Have you wondered how your practice will keep data successfully for up to seven decades? Long-term archiving storage is a challenging task for healthcare organizations. For instance, according to FDA regulations, the EHR records for those who participated in drug tests during the pandemic have to be kept for many years after they die. This could mean keeping records for more than 90 years for some patients.

Other issues to sort out include choosing a storage format, storage medium, and location. Fortunately, over the years, various archiving solutions have been developed.

Let’s take a brief look at these options and their pros and cons.

1. Hard Copies

Printed and hand-written records were the conventional storage methods for a few years. Patients had case files filled with test results, doctors’ diagnoses, treatments, prescriptions, and follow-up notes.

Medical record clerks archived these records in carefully labeled boxes. And sometimes, providers will store a portion of the files in a remote location. While these paper storage facilities still exist today, they are cumbersome and costly.

Another drawback is that there’s a high risk of loss, theft, or damage due to floods, natural disasters, or unauthorized access. It is also challenging to find specific records quickly as the storage boxes multiply over the years.

This makes storage companies charge fees for searching and retrieving records manually.

However, some very old medical records still need to be stored in hard copies when the cost of digitizing them is high. Unfortunately, such records will not be helpful for data analytics, artificial intelligence, and machine learning applications.

2. Tapes and Hard Drives

Healthcare providers still use backup tapes and removable digital storage devices today. They offer a few advantages like:

  • Low cost of acquisition and maintenance
  • Minimal storage space is needed
  • Ability to remove and isolate the data from electronic access.
  • Tape storage is not without drawbacks which include –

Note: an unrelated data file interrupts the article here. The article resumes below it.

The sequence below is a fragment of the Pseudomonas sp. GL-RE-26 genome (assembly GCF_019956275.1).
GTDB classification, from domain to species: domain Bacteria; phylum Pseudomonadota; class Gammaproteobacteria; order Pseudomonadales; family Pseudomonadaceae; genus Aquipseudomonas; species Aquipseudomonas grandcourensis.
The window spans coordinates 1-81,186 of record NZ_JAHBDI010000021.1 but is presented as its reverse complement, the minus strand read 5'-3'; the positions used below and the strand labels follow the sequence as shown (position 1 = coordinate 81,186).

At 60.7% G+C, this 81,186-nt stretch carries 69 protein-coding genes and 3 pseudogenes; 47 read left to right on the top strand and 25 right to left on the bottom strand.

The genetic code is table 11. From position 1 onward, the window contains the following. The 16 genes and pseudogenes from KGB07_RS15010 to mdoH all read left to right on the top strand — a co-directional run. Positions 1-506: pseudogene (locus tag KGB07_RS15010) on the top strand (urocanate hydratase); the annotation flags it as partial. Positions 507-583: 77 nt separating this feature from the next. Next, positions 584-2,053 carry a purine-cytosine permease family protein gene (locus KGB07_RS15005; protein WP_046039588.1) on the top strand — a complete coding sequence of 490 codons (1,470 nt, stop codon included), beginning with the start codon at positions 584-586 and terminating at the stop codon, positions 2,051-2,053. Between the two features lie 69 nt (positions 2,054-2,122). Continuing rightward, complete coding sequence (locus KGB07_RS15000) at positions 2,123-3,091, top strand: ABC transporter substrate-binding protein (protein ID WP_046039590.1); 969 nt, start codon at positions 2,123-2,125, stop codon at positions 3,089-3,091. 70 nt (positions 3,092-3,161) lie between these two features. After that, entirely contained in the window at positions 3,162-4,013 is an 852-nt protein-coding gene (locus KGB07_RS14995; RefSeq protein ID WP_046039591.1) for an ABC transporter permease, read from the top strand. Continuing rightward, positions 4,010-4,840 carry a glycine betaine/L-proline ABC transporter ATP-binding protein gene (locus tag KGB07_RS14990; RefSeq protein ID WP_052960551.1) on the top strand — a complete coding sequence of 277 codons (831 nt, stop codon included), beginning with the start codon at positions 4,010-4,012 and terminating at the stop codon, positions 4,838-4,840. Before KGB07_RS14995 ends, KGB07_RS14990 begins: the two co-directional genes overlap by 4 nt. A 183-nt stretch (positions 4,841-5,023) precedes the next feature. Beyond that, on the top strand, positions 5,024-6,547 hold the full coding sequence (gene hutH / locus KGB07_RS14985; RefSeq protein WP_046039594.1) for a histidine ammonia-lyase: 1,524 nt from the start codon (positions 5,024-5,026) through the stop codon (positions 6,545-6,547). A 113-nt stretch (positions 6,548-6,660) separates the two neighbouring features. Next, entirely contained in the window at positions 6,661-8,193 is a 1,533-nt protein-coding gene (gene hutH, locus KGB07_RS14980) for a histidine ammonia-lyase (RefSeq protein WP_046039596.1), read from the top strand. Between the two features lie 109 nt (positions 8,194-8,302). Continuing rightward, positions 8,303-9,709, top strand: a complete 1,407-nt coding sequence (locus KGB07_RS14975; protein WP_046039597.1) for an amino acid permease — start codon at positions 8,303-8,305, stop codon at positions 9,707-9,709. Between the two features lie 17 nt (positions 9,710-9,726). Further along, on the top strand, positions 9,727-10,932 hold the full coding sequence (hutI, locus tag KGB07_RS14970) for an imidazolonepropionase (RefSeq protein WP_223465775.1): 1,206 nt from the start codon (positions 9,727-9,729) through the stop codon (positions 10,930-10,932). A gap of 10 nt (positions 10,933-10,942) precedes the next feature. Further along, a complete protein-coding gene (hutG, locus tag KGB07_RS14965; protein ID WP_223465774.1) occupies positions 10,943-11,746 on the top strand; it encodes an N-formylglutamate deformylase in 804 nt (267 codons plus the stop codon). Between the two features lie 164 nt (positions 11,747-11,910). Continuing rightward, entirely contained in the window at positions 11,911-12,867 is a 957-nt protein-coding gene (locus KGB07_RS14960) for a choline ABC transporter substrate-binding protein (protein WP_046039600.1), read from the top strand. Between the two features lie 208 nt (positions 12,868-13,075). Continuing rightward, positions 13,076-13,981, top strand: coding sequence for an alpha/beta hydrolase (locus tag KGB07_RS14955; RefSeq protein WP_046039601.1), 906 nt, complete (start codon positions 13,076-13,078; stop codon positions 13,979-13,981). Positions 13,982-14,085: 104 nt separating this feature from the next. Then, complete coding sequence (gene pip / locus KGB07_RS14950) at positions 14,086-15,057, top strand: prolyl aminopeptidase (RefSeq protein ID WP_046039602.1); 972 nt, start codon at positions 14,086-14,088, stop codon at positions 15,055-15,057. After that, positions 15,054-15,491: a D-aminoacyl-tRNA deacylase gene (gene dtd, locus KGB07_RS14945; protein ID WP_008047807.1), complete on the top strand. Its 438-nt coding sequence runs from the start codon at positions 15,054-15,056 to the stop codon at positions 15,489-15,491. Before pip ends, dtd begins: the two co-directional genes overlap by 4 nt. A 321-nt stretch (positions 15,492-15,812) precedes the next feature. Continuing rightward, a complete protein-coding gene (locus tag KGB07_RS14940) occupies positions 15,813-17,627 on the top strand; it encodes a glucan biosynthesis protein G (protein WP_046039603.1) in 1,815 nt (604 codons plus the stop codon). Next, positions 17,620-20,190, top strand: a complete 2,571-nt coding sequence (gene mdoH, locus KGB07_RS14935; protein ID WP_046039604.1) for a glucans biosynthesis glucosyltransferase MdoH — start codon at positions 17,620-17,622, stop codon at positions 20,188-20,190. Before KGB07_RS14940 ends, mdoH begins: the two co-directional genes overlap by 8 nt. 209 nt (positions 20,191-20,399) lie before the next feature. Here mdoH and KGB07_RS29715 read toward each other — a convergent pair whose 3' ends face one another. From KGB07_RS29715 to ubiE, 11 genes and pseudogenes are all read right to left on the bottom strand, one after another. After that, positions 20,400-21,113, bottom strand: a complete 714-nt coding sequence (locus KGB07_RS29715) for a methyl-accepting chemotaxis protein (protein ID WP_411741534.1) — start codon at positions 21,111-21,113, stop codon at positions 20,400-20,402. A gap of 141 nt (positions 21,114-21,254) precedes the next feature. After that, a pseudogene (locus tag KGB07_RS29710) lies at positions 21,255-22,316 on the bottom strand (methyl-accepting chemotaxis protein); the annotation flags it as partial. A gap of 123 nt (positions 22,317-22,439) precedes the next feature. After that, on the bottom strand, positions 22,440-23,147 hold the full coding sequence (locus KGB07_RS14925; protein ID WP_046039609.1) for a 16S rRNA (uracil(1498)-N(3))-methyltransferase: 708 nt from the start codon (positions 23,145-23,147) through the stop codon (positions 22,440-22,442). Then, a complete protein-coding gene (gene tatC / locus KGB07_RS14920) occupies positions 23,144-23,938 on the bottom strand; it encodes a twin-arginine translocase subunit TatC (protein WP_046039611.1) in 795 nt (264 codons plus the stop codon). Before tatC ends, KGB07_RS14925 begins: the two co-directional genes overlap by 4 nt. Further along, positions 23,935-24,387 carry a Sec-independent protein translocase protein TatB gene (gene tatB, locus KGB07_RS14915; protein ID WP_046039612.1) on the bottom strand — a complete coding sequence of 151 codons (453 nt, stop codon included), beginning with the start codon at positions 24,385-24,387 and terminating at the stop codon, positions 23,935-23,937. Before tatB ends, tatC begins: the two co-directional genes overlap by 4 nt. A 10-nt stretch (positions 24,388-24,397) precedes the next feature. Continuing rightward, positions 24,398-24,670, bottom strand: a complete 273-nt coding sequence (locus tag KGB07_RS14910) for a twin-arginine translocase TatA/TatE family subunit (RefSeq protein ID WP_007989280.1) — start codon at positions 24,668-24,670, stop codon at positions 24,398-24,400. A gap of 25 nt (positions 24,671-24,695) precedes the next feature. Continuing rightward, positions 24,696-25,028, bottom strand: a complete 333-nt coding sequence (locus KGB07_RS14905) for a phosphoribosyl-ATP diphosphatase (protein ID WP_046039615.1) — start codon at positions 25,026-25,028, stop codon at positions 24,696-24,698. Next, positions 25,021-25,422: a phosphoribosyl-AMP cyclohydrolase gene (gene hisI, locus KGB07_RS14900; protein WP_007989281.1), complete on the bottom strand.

• Time required for locating and picking out files
  • Retrieval may be delayed
  • Analytics can’t be run efficiently on data stored on tape
  • Data on magnetic media gets degraded after a long time

3. In-house Data Servers

As providers started adopting electronic health record systems, they moved away from paper storage and offline electronic backup. More providers purchased on-premise servers to provide instant access to handle archived data.

Providers, however, discovered that they were expensive to manage and needed frequent hardware and software upgrades.

Also, some of the vendors supplying these machines and applications went out of business, or larger firms in the industry acquired their companies. In extreme cases, formats for data archives gradually became obsolete, and some files were hard to read due to poor backward compatibility.

4. Public Cloud Services

Cloud-based archiving storage is a more recent solution. Public cloud service providers like Microsoft, Google, and Amazon provide low-cost cloud platforms for archiving regulated medical records.

These public cloud platforms have one significant advantage – they are big, credible, and stable. As a result, they are suitable options for long-term archiving.

5. Private Cloud Services

In some cases, privacy and security concerns can make public cloud platforms an unattractive option. While the major cloud providers have relatively secure platforms, they may not offer specific applications targeted toward healthcare providers.

However, private cloud providers work with developers that build archiving solutions that meet the long-term regulatory requirements of various sections of the healthcare industry. They also allow providers to gain instant access to old records to satisfy requests from regulatory authorities.

One significant advantage of using private cloud services is the ability to demand various customizations to make your data archiving solutions more efficient.

Discover The Perfect Archiving Storage Solution for Your Practice

Do away with guesswork. Let’s help you find the most suitable and affordable data archiving solution for your healthcare practice.

Contact MediQuant at 844.286.8683 today or reach out to us through our contact page for a free consultation or demo of our medical data archiving solutions.